Hi,

Excursions is an online peer reviewed journal, designed to showcase
high-quality, innovative and inventive postgraduate research and early
career research. Based at the University of Sussex, we aim to encourage
work that plays with the permeable nature of academic disciplines. It is
an invitation to journey into the unfamiliar, a space in which to reflect
upon the travels of concepts, beyond the boundaries of one’s discipline.

Please can you circulate the below Call for Papers for this
interdisciplinary workshop, and new edition of our journal, to all
postgraduate researchers, early career researchers, and other interested
parties in your department.

Many thanks and best wishes,

Heather McKnight

*Co-Editors, Excursions Journal, Networks Edition*

*equiries@excursions-journal.org.uk <equiries@excursions-journal.org.uk>,
University of Sussex*

*http://www.excursions-journal.org.uk
*

*EXCURSIONS JOURNAL 8:1*

*Call for Papers and Abstracts: ‘Networks’*

*Deadline for Symposium Abstracts: 7 August 2017*

*Deadline for Journal Articles: 31* *October 2017*

‘*To operate within the matrix of power is not the same as to replicate
uncritically relations of domination.’ Judith Butler, Gender Trouble (1990)*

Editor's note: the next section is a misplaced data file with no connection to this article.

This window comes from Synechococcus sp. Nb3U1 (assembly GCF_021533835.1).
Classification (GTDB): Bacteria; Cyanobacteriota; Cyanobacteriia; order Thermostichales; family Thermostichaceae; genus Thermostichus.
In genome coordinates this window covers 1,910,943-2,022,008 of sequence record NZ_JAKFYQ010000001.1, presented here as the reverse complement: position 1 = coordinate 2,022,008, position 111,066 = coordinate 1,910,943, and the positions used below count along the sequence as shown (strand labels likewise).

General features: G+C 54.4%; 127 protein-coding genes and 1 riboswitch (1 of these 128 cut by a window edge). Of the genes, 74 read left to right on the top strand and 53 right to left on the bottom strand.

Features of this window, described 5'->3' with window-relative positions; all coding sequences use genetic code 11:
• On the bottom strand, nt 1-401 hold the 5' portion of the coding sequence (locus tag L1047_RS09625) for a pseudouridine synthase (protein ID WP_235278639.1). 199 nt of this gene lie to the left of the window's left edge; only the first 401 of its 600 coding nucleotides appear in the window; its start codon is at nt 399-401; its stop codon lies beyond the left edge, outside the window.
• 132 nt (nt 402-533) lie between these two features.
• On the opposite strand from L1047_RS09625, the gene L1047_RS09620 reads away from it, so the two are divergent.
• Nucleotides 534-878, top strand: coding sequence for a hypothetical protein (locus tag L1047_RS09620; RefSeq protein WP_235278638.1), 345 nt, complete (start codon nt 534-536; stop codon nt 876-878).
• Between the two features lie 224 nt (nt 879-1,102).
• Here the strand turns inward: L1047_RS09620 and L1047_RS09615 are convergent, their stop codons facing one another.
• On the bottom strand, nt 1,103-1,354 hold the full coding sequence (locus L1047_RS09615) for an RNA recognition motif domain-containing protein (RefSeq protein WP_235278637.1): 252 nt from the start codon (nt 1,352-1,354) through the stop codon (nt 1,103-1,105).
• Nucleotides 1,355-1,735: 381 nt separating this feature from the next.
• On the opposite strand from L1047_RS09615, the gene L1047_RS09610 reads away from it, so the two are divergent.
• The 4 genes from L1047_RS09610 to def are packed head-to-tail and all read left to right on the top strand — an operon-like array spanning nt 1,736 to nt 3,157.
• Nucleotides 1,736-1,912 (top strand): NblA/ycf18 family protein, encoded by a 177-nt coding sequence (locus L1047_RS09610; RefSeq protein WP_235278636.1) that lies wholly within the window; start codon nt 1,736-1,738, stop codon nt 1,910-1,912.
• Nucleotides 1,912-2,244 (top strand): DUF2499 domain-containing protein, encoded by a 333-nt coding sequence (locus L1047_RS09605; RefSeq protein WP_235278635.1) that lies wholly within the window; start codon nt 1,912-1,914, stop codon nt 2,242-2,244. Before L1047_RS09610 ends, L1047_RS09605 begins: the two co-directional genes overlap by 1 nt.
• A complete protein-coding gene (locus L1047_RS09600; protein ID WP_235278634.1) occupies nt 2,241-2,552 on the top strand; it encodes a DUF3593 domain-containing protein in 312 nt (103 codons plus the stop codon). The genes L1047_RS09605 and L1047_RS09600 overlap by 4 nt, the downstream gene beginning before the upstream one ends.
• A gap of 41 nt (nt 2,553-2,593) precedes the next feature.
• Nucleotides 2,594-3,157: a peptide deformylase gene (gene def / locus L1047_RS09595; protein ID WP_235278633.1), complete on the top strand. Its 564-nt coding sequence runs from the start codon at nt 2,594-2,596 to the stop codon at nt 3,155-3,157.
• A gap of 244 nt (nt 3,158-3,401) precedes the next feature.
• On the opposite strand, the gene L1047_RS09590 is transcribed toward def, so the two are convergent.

‘*They have built tents across the campuses and lived there, both to show
the impact indebtedness is having on their lives, to show that they need to
move away from a university that is becoming more and more like a financial
operation, more and more commercialised.’ Sylvia Federici, Education and
the Enclosure of Knowledge in the Global University (2007)*

‘*One thanksgiving, Danny spent hours handing out flowers to people on a
busy street. It was like he was trying to jumpstart a zone of contact in
the world.’ Kathleen Steward, Ordinary Affects (2007)*

The recent political turmoil, in both the US and European context, has made
tangible the desire for dissolution of old networks of trade, communication
and allies, and we find ourselves debating the formation of new structures,
and their impact on the everyday as well as the political hierarchy. In the
meantime, networks of resistance to the right have sprung up: the Women's
March on Washington found itself in solidarity with sister marches across
the globe; people across Britain and the US wore safety pins to mark
themselves as a resource for immigrants made newly vulnerable. Divided
across the political spectrum, what these political happenings have in
common is a belief in the plasticity of networks and the potential they
have to create an alternative to the present.

Equally, developments in technology have enabled intimate surveillance of
our everyday lives, increasing the potential for intrusion and violence, by
both governments and corporations. Networks can be deeply conservative,
restructuring academic and professional fields which are often rendered
invisible in the process. Mechanisms of control, corporate or professional
networks, and the norms/practices that constitute them, can ingrain
societal exclusion and privilege.